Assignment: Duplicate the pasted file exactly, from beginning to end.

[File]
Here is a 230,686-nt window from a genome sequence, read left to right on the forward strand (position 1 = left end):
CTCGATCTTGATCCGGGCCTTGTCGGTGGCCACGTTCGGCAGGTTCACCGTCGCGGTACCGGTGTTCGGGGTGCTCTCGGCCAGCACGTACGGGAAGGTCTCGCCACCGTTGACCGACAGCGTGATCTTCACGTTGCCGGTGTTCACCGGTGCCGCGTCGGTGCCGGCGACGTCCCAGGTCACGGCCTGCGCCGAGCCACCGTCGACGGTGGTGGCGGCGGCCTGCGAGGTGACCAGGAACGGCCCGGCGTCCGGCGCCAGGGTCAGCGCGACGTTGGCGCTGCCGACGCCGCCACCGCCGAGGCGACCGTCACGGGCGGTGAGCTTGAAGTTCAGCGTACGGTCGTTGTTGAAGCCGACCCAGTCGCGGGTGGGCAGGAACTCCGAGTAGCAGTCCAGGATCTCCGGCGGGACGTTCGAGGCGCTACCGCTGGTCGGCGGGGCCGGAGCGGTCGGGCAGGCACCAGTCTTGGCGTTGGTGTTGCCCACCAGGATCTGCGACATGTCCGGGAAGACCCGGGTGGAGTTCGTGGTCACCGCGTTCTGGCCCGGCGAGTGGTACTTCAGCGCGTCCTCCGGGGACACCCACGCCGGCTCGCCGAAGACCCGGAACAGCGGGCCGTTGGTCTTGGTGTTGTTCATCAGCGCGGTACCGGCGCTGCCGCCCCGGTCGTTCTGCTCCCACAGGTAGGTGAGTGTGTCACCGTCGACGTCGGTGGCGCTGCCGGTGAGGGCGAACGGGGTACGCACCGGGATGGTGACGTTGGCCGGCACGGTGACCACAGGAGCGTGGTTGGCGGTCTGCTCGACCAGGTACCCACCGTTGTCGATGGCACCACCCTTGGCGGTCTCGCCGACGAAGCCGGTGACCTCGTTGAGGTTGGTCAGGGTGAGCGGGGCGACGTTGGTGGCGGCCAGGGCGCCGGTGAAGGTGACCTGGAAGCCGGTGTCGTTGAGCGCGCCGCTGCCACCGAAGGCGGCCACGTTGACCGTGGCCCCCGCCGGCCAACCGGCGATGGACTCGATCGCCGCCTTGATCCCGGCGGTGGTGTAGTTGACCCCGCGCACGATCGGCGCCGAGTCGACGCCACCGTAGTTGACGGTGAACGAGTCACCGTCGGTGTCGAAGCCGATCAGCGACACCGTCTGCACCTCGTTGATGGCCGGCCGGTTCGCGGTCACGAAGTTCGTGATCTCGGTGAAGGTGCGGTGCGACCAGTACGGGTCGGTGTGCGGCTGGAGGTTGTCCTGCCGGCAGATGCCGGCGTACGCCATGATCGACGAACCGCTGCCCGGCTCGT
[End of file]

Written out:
Here is a 230,686-nt window from a genome sequence, read left to right on the forward strand (position 1 = left end):
CTCGATCTTGATCCGGGCCTTGTCGGTGGCCACGTTCGGCAGGTTCACCGTCGCGGTACCGGTGTTCGGGGTGCTCTCGGCCAGCACGTACGGGAAGGTCTCGCCACCGTTGACCGACAGCGTGATCTTCACGTTGCCGGTGTTCACCGGTGCCGCGTCGGTGCCGGCGACGTCCCAGGTCACGGCCTGCGCCGAGCCACCGTCGACGGTGGTGGCGGCGGCCTGCGAGGTGACCAGGAACGGCCCGGCGTCCGGCGCCAGGGTCAGCGCGACGTTGGCGCTGCCGACGCCGCCACCGCCGAGGCGACCGTCACGGGCGGTGAGCTTGAAGTTCAGCGTACGGTCGTTGTTGAAGCCGACCCAGTCGCGGGTGGGCAGGAACTCCGAGTAGCAGTCCAGGATCTCCGGCGGGACGTTCGAGGCGCTACCGCTGGTCGGCGGGGCCGGAGCGGTCGGGCAGGCACCAGTCTTGGCGTTGGTGTTGCCCACCAGGATCTGCGACATGTCCGGGAAGACCCGGGTGGAGTTCGTGGTCACCGCGTTCTGGCCCGGCGAGTGGTACTTCAGCGCGTCCTCCGGGGACACCCACGCCGGCTCGCCGAAGACCCGGAACAGCGGGCCGTTGGTCTTGGTGTTGTTCATCAGCGCGGTACCGGCGCTGCCGCCCCGGTCGTTCTGCTCCCACAGGTAGGTGAGTGTGTCACCGTCGACGTCGGTGGCGCTGCCGGTGAGGGCGAACGGGGTACGCACCGGGATGGTGACGTTGGCCGGCACGGTGACCACAGGAGCGTGGTTGGCGGTCTGCTCGACCAGGTACCCACCGTTGTCGATGGCACCACCCTTGGCGGTCTCGCCGACGAAGCCGGTGACCTCGTTGAGGTTGGTCAGGGTGAGCGGGGCGACGTTGGTGGCGGCCAGGGCGCCGGTGAAGGTGACCTGGAAGCCGGTGTCGTTGAGCGCGCCGCTGCCACCGAAGGCGGCCACGTTGACCGTGGCCCCCGCCGGCCAACCGGCGATGGACTCGATCGCCGCCTTGATCCCGGCGGTGGTGTAGTTGACCCCGCGCACGATCGGCGCCGAGTCGACGCCACCGTAGTTGACGGTGAACGAGTCACCGTCGGTGTCGAAGCCGATCAGCGACACCGTCTGCACCTCGTTGATGGCCGGCCGGTTCGCGGTCACGAAGTTCGTGATCTCGGTGAAGGTGCGGTGCGACCAGTACGGGTCGGTGTGCGGCTGGAGGTTGTCCTGCCGGCAGATGCCGGCGTACGCCATGATCGACGAACCGCTGCCCGGCTCGT